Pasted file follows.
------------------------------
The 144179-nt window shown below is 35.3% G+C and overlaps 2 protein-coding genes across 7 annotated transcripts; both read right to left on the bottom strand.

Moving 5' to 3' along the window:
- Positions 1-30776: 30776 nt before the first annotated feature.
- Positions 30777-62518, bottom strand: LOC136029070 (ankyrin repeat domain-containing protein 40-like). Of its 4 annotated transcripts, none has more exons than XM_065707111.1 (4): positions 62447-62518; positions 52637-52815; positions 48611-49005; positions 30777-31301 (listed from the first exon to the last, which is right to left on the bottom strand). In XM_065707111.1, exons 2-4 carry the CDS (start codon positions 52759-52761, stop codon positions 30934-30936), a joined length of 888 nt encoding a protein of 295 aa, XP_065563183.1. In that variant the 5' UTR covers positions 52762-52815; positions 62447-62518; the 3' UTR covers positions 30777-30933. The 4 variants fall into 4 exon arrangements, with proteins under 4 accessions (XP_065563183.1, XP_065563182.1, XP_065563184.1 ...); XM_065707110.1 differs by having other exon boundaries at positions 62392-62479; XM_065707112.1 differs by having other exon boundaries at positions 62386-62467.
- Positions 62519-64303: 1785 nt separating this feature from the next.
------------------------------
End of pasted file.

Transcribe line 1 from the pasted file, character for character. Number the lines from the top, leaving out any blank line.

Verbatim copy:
The 144179-nt window shown below is 35.3% G+C and overlaps 2 protein-coding genes across 7 annotated transcripts; both read right to left on the bottom strand.